, Volume 31, Issue 8, pp 643–652 | Cite as

Good Practice Guidelines for the use of Statistical Regression Models in Economic Evaluations

  • Ben Kearns
  • Roberta Ara
  • Allan Wailoo
  • Andrea Manca
  • Monica Hernández Alava
  • Keith Abrams
  • Mike Campbell
Practical Application


Decision-analytic models (DAMs) used to evaluate the cost effectiveness of interventions are pivotal sources of evidence used in economic evaluations. Parameter estimates used in the DAMs are often based on the results of a regression analysis, but there is little guidance relating to these. This study had two objectives. The first was to identify the frequency of use of regression models in economic evaluations, the parameters they inform, and the amount of information reported to describe and support the analyses. The second objective was to provide guidance to improve practice in this area, based on the review. The review concentrated on a random sample of economic evaluations submitted to the UK National Institute for Health and Clinical Excellence (NICE) as part of its technology appraisal process. Based on these findings, recommendations for good practice were drafted, together with a checklist for critiquing reporting standards in this area. Based on the results of this review, statistical regression models are in widespread use in DAMs used to support economic evaluations, yet reporting of basic information, such as the sample size used and measures of uncertainty, is limited. Recommendations were formed about how reporting standards could be improved to better meet the needs of decision makers. These recommendations are summarised in a checklist, which may be used by both those conducting regression analyses and those critiquing them, to identify what should be reported when using the results of a regression analysis within a DAM.


Economic Evaluation Technology Appraisal Statistical Regression Model Single Technology Appraisal Final Statistical Model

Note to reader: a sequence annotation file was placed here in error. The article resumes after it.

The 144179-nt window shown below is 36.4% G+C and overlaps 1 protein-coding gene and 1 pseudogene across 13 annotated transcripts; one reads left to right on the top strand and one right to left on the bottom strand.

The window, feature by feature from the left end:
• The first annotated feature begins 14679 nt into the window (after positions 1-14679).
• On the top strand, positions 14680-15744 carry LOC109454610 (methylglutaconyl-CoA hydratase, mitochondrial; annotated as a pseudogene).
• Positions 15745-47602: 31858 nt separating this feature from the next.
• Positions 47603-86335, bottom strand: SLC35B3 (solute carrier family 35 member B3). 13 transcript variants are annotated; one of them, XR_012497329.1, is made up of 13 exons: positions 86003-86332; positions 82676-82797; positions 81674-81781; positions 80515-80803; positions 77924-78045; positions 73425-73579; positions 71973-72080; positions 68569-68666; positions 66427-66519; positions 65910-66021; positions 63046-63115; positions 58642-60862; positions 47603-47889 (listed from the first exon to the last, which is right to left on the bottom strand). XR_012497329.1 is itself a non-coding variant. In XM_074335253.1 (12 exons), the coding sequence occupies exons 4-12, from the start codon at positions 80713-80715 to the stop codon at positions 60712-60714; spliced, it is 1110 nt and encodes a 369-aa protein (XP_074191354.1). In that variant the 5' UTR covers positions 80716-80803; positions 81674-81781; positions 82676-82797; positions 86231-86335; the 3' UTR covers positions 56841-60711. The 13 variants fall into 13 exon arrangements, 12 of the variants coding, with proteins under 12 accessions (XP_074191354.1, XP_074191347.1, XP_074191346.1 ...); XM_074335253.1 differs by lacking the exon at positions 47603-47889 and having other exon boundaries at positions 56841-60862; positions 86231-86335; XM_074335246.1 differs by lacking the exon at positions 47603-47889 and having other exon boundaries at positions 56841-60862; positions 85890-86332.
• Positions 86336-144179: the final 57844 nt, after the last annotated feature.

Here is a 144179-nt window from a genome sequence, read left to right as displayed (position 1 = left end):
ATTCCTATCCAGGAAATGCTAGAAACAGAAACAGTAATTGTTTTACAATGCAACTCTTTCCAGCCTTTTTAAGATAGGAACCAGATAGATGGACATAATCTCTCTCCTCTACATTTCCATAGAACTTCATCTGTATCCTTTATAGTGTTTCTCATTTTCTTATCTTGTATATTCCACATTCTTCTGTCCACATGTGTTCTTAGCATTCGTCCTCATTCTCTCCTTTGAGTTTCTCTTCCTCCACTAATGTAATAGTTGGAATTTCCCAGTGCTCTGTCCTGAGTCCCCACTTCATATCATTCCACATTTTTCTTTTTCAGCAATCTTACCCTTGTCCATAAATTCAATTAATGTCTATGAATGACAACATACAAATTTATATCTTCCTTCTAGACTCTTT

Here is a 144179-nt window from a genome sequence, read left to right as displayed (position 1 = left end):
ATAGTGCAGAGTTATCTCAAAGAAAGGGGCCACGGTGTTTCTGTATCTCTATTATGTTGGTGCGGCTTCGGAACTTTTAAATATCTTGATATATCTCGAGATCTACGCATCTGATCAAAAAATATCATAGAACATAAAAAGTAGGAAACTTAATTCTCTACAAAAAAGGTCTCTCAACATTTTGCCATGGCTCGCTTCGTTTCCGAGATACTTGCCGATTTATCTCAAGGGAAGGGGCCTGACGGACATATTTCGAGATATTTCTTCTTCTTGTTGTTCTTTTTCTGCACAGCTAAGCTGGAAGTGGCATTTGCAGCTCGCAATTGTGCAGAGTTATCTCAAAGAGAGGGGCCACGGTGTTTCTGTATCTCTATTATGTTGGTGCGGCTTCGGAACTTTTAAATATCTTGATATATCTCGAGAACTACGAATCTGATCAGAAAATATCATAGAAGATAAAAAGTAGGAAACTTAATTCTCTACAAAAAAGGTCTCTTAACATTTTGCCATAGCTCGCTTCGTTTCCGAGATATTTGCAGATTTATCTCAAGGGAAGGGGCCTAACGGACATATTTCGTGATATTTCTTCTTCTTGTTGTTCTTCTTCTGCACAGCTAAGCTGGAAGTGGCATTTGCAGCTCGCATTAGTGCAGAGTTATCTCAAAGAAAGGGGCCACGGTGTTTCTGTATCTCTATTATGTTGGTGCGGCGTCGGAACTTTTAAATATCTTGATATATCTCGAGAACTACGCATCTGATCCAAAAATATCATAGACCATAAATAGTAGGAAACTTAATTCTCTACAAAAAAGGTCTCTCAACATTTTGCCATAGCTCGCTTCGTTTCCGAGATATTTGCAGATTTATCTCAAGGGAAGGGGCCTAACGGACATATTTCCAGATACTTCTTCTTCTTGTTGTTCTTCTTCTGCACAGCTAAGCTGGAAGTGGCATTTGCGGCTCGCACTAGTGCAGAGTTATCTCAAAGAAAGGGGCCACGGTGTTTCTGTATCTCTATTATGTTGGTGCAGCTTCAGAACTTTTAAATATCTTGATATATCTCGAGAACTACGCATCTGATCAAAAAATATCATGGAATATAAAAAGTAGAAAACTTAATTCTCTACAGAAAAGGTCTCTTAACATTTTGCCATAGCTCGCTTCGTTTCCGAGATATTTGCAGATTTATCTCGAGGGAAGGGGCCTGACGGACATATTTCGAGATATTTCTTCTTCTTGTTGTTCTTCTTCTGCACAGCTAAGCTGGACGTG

These keywords were added by machine and not by the authors. This process is experimental and the keywords may be updated as the learning algorithm improves.



This article is based on a report that was funded by NICE through its Decision Support Unit. The views, and any errors or omissions, expressed in this article are of the authors only.

BK drafted the manuscript and takes responsibility as the overall guarantor of the content. BK, RA and AW conceived and planned the work. All authors contributed to drafting the checklist and revising the manuscript for important intellectual content. All authors have given their approval for the final version to be published.

The authors acknowledge Paul Tappenden, who contributed to the work, but did not meet the criteria for authorship.

AM is a member of the technology appraisal committee at NICE. BK, RA, AW, MHA, KA and MC have no other potential conflicts of interest. AM’s contribution was made under the terms of a Career Development research training fellowship issued by the National Institute for Health Research (NIHR; grant CDF-2009-02-21). The views expressed in this publication are those of the authors and not necessarily those of the National Health Service, The NIHR or the Department of Health.


  1. 1.
    National Institute for Health and Clinical Excellence. Published technology appraisals. 16 Oct 2012.
  2. 2.
    Kearns B, Ara R, Waillo A. NICE Decision Support Unit: regression methods. 1-8-2013.
  3. 3.
    Cox DR, Snell EJ. Applied statistics: principles and examples. London: Chapman & Hall; 1981.Google Scholar
  4. 4.
    Chatfield C. The initial examination of data. J R Stat Soc A. 1985;148(3):214–53.CrossRefGoogle Scholar
  5. 5.
    National Institute for Health and Clinical Excellence. Guide to the methods of technology appraisal (updated June 2008). 2008.Google Scholar
  6. 6.
    Freeman JV, Walters SJ, Campbell MJ. How to display data. Oxford: BMJ Books; 2008.Google Scholar
  7. 7.
    Few S. Show me the numbers. California: Analytics Press; 2004.Google Scholar
  8. 8.
    Altman DG. Statistics and ethics in medical research. VI: presentation of results. Br Med J. 1980;281(6254):1542–4.CrossRefPubMedGoogle Scholar